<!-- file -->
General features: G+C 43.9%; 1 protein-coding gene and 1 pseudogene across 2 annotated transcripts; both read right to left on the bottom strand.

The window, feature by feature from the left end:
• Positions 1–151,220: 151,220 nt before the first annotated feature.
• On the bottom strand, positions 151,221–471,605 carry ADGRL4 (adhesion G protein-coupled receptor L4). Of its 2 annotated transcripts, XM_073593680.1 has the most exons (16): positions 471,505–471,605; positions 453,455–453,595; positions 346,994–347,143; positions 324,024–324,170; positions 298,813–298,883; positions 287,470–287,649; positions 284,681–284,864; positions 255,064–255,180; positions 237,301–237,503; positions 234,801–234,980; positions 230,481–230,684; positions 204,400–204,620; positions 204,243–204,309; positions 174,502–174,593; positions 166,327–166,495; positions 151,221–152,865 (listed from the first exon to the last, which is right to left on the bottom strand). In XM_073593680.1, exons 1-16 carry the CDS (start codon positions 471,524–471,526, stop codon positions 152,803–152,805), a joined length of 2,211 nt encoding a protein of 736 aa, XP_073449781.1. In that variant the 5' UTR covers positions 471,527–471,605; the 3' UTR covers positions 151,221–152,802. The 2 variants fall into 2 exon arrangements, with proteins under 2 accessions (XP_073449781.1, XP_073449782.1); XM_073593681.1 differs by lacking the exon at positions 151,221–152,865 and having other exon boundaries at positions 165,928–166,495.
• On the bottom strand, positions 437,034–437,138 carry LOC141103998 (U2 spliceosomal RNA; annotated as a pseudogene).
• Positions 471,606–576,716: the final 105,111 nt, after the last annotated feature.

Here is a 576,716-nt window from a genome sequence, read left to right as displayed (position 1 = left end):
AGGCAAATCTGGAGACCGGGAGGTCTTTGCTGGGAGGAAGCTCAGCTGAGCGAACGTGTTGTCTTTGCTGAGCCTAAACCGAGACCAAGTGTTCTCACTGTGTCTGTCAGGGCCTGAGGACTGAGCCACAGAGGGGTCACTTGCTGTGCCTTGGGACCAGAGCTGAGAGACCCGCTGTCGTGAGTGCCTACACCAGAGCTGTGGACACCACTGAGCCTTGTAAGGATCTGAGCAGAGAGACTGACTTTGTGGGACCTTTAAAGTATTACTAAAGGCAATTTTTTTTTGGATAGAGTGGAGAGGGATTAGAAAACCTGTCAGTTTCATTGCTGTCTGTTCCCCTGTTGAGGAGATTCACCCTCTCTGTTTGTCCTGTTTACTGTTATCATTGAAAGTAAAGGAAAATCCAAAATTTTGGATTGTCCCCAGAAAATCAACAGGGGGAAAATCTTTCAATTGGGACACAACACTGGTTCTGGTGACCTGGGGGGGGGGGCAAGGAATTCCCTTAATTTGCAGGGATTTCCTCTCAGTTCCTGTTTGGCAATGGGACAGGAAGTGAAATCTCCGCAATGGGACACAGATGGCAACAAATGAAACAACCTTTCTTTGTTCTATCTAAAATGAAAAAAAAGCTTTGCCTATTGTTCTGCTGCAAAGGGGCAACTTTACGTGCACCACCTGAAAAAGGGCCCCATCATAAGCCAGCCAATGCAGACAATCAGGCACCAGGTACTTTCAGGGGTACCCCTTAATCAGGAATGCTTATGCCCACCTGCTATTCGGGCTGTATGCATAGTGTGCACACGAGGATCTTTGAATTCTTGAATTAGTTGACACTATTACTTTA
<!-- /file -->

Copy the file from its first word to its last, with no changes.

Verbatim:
General features: G+C 43.9%; 1 protein-coding gene and 1 pseudogene across 2 annotated transcripts; both read right to left on the bottom strand.

The window, feature by feature from the left end:
• Positions 1–151,220: 151,220 nt before the first annotated feature.
• On the bottom strand, positions 151,221–471,605 carry ADGRL4 (adhesion G protein-coupled receptor L4). Of its 2 annotated transcripts, XM_073593680.1 has the most exons (16): positions 471,505–471,605; positions 453,455–453,595; positions 346,994–347,143; positions 324,024–324,170; positions 298,813–298,883; positions 287,470–287,649; positions 284,681–284,864; positions 255,064–255,180; positions 237,301–237,503; positions 234,801–234,980; positions 230,481–230,684; positions 204,400–204,620; positions 204,243–204,309; positions 174,502–174,593; positions 166,327–166,495; positions 151,221–152,865 (listed from the first exon to the last, which is right to left on the bottom strand). In XM_073593680.1, exons 1-16 carry the CDS (start codon positions 471,524–471,526, stop codon positions 152,803–152,805), a joined length of 2,211 nt encoding a protein of 736 aa, XP_073449781.1. In that variant the 5' UTR covers positions 471,527–471,605; the 3' UTR covers positions 151,221–152,802. The 2 variants fall into 2 exon arrangements, with proteins under 2 accessions (XP_073449781.1, XP_073449782.1); XM_073593681.1 differs by lacking the exon at positions 151,221–152,865 and having other exon boundaries at positions 165,928–166,495.
• On the bottom strand, positions 437,034–437,138 carry LOC141103998 (U2 spliceosomal RNA; annotated as a pseudogene).
• Positions 471,606–576,716: the final 105,111 nt, after the last annotated feature.

Here is a 576,716-nt window from a genome sequence, read left to right as displayed (position 1 = left end):
AGGCAAATCTGGAGACCGGGAGGTCTTTGCTGGGAGGAAGCTCAGCTGAGCGAACGTGTTGTCTTTGCTGAGCCTAAACCGAGACCAAGTGTTCTCACTGTGTCTGTCAGGGCCTGAGGACTGAGCCACAGAGGGGTCACTTGCTGTGCCTTGGGACCAGAGCTGAGAGACCCGCTGTCGTGAGTGCCTACACCAGAGCTGTGGACACCACTGAGCCTTGTAAGGATCTGAGCAGAGAGACTGACTTTGTGGGACCTTTAAAGTATTACTAAAGGCAATTTTTTTTTGGATAGAGTGGAGAGGGATTAGAAAACCTGTCAGTTTCATTGCTGTCTGTTCCCCTGTTGAGGAGATTCACCCTCTCTGTTTGTCCTGTTTACTGTTATCATTGAAAGTAAAGGAAAATCCAAAATTTTGGATTGTCCCCAGAAAATCAACAGGGGGAAAATCTTTCAATTGGGACACAACACTGGTTCTGGTGACCTGGGGGGGGGGGCAAGGAATTCCCTTAATTTGCAGGGATTTCCTCTCAGTTCCTGTTTGGCAATGGGACAGGAAGTGAAATCTCCGCAATGGGACACAGATGGCAACAAATGAAACAACCTTTCTTTGTTCTATCTAAAATGAAAAAAAAGCTTTGCCTATTGTTCTGCTGCAAAGGGGCAACTTTACGTGCACCACCTGAAAAAGGGCCCCATCATAAGCCAGCCAATGCAGACAATCAGGCACCAGGTACTTTCAGGGGTACCCCTTAATCAGGAATGCTTATGCCCACCTGCTATTCGGGCTGTATGCATAGTGTGCACACGAGGATCTTTGAATTCTTGAATTAGTTGACACTATTACTTTA